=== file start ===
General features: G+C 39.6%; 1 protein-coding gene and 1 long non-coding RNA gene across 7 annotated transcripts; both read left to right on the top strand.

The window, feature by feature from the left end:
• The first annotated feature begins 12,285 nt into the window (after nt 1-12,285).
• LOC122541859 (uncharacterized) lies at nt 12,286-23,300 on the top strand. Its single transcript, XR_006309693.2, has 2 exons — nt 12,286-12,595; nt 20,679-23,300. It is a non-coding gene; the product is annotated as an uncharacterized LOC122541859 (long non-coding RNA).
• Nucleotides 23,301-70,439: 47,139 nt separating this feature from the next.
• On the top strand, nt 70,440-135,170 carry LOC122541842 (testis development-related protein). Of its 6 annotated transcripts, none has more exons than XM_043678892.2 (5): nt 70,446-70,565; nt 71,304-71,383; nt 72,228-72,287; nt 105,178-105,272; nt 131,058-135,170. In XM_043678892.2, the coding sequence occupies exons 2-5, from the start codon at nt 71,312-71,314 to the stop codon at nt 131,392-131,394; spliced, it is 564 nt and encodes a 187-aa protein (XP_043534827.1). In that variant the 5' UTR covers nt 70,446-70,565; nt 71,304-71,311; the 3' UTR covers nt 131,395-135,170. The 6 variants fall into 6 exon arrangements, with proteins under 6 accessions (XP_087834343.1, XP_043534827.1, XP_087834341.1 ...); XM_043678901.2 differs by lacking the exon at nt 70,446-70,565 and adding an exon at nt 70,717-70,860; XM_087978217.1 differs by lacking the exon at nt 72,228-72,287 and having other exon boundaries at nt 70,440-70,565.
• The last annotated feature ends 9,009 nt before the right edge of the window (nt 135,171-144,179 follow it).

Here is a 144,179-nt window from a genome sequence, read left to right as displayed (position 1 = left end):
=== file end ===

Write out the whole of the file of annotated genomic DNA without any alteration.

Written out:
General features: G+C 39.6%; 1 protein-coding gene and 1 long non-coding RNA gene across 7 annotated transcripts; both read left to right on the top strand.

The window, feature by feature from the left end:
• The first annotated feature begins 12,285 nt into the window (after nt 1-12,285).
• LOC122541859 (uncharacterized) lies at nt 12,286-23,300 on the top strand. Its single transcript, XR_006309693.2, has 2 exons — nt 12,286-12,595; nt 20,679-23,300. It is a non-coding gene; the product is annotated as an uncharacterized LOC122541859 (long non-coding RNA).
• Nucleotides 23,301-70,439: 47,139 nt separating this feature from the next.
• On the top strand, nt 70,440-135,170 carry LOC122541842 (testis development-related protein). Of its 6 annotated transcripts, none has more exons than XM_043678892.2 (5): nt 70,446-70,565; nt 71,304-71,383; nt 72,228-72,287; nt 105,178-105,272; nt 131,058-135,170. In XM_043678892.2, the coding sequence occupies exons 2-5, from the start codon at nt 71,312-71,314 to the stop codon at nt 131,392-131,394; spliced, it is 564 nt and encodes a 187-aa protein (XP_043534827.1). In that variant the 5' UTR covers nt 70,446-70,565; nt 71,304-71,311; the 3' UTR covers nt 131,395-135,170. The 6 variants fall into 6 exon arrangements, with proteins under 6 accessions (XP_087834343.1, XP_043534827.1, XP_087834341.1 ...); XM_043678901.2 differs by lacking the exon at nt 70,446-70,565 and adding an exon at nt 70,717-70,860; XM_087978217.1 differs by lacking the exon at nt 72,228-72,287 and having other exon boundaries at nt 70,440-70,565.
• The last annotated feature ends 9,009 nt before the right edge of the window (nt 135,171-144,179 follow it).

Here is a 144,179-nt window from a genome sequence, read left to right as displayed (position 1 = left end):